Boys’ water polo pushes for CCS 

October 11, 2019 — by Ethan Lin and Alan Zu

Bouncing back from two losses at the start of the season, the boys’ varsity water polo team is now on a seven-game winning streak as of Oct. 12, currently ranking first in the De Anza League. Led by new head coach Jerome Chung, the boys are looking to advance far in CCS. 

Chung has brought many changes to the team, including new play strategies and training exercises.

“Not only are his strategies working well against other teams, his personality and passion for water polo is what differentiates him from our previous coaches,” senior field player Eng Kwa said.

Kwa is one of the main scorers on the team, contributing about three to four goals per game, more than a quarter of the overall team scoring per game. Other key players are sophomore field players Marcus Kuo and Kendal Jarvis and senior field players Grant Chen and Bryan Chu.

Chung is no stranger to coaching water polo having led the girls’ water polo team to an undefeated league record last year. With Chung leading the team by creating strategic plays, the team has seen great success, and their practices have increased in volume and intensity.

“The new coach yells a lot more than the previous coach, but he’s a good coach,” senior goalie Nima Aminzadeh said. “The strategies and plays are working out somewhat. They are working better than last year, where we had no plays and did whatever we wanted.”

Nonetheless, Aminzadeh said that there is still room for improvement. The team started the season with tough losses against Santa Clara and Harker on Sept. 10 and Sept. 26, respectively, both of which were close matches. The match against Santa Clara went into a sudden death thriller with the team just falling short of the win, 15-14. However, the team managed to pull ahead and maintain the lead in the second quarter against Harker, winning 12-10.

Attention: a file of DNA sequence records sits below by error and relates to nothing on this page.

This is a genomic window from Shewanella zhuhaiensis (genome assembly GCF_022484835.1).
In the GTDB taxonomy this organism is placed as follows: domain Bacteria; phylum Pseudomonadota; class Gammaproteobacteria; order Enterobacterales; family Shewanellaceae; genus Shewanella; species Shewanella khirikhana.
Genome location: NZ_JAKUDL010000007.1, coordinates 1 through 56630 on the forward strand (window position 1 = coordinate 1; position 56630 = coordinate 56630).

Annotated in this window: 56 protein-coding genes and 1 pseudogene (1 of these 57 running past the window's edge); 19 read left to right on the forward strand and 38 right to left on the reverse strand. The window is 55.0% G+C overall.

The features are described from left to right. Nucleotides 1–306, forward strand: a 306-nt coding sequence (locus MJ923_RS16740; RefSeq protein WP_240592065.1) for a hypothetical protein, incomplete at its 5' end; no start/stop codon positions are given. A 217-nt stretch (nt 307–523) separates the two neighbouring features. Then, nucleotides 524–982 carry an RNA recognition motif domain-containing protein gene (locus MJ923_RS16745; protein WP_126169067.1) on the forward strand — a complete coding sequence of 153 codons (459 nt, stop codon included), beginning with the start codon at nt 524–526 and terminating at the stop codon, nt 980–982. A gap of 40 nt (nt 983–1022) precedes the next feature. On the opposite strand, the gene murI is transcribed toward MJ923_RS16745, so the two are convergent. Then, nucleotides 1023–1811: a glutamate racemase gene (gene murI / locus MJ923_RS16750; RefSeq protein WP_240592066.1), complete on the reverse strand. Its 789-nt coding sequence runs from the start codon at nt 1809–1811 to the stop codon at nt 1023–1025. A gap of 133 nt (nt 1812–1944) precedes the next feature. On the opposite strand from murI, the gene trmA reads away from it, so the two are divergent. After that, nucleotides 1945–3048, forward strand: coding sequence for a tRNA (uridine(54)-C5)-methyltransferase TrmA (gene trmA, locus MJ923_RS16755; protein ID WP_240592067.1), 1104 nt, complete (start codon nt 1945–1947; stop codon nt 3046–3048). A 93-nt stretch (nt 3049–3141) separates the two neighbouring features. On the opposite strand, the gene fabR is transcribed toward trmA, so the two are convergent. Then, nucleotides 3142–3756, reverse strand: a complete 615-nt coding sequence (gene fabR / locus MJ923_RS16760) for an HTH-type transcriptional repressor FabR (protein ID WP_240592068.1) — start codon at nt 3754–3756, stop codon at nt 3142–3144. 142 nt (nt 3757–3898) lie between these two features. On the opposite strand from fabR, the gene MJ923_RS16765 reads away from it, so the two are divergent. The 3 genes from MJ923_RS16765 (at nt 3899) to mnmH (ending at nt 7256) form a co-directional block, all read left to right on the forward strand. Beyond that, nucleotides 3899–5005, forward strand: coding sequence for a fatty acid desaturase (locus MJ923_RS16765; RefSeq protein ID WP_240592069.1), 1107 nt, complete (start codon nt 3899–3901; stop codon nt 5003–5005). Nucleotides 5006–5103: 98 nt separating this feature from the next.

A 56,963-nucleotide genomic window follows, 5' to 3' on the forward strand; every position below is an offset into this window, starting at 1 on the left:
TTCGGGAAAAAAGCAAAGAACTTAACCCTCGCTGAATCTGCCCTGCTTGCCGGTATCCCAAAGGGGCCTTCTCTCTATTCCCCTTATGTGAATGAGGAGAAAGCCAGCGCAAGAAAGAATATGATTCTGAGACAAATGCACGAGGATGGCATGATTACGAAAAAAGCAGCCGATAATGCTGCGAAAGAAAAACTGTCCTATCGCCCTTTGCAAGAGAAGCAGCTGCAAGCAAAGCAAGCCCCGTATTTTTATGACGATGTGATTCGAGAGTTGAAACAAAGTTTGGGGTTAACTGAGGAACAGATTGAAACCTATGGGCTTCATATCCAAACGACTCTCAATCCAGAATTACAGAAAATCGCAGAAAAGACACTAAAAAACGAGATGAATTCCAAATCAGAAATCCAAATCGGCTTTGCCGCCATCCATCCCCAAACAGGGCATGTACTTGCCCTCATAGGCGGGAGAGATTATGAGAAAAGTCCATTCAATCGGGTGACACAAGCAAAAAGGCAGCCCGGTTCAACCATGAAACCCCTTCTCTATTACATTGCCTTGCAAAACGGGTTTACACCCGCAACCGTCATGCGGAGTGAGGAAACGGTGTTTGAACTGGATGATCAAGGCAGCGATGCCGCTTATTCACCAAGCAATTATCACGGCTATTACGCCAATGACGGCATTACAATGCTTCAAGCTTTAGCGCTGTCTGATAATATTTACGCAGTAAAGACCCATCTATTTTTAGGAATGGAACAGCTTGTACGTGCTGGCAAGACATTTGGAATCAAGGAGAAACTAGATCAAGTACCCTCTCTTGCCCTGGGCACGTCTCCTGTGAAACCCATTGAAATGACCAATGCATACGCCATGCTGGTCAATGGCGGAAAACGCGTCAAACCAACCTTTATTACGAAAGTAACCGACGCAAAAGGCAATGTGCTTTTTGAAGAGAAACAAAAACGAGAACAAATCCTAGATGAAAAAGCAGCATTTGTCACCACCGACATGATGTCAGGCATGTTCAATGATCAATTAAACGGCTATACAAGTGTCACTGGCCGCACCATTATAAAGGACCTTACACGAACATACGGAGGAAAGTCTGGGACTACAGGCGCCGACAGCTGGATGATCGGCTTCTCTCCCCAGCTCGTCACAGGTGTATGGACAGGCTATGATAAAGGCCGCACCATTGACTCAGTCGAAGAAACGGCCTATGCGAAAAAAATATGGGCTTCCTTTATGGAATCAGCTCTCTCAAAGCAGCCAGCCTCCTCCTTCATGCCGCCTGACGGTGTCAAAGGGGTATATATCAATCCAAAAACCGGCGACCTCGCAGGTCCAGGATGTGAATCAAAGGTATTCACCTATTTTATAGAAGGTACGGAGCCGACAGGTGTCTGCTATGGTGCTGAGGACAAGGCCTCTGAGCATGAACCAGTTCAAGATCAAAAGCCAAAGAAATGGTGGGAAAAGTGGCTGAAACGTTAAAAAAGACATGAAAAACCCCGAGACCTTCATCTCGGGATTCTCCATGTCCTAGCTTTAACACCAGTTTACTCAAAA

“We struggled against Santa Clara, but that was because it was our first game, and we were getting used to being a team,” Kwa said.

The team proceeded to defeat Fremont, Monta Vista, and Lynbrook on Oct. 1, Oct. 3, and Oct. 8. The scores were 11-8, 11-5, and 13-9. Recently, the team won by a huge margin against Milpitas on Oct. 10, winning 17-8.

Despite the outcomes of the first two games of the season, the team has been improving, and the young majority of the team has quickly adapted to the quick pace and aggressive nature of varsity water polo. 

“Some of our team is young, so they are not as experienced and still have room to grow,” Kwa said. “However, our team chemistry is pretty good, and we definitely have a lot of potential.”

The team is also improving because of having more physical conditioning during practices.

“One difference this year in goalie training is we do weight-belts, so that's more leg work during practice,” Aminzadeh said. “It actually helps a lot, because my legs are stronger now, so it's easier to block shots.”

However, the team still needs improvement, specifically in defending against other teams. During the game against Lynbrook, the team’s defensive line would sometimes break down due to miscommunication or wrong player rotation. 

“I can partially depend on my teammates to defend, but not all the way, because they still can’t shot block,” Aminzadeh said. “That is where we need improvement.”

The team has also been practicing “how to make a move” against defending players when on offense. Previously, team players would be stuck, unable to get past a defender and losing the ball in a turnover.

The team has improved their defensive plays, implementing and testing a new strategy during the game against Milpitas. The team will continue to strengthen their defense by practicing in a tournament from Oct. 11 to Oct 12.

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At UC Berkeley, PhD student Abrar Abidi and research assistant Yvonne Hao have embarked on a goal of creating hand sanitizer for the Bay Area's most vulnerable populations, including the homeless and the incarcerated. Their hand sanitizer includes glycerol mixed with other products, in accordance with a formula from the World Health Organization. So far, they are producing 120 hundreds of gallons of sanitizer each week. Photo courtesy of Roxanne Makasdjian with UC Berkeley.

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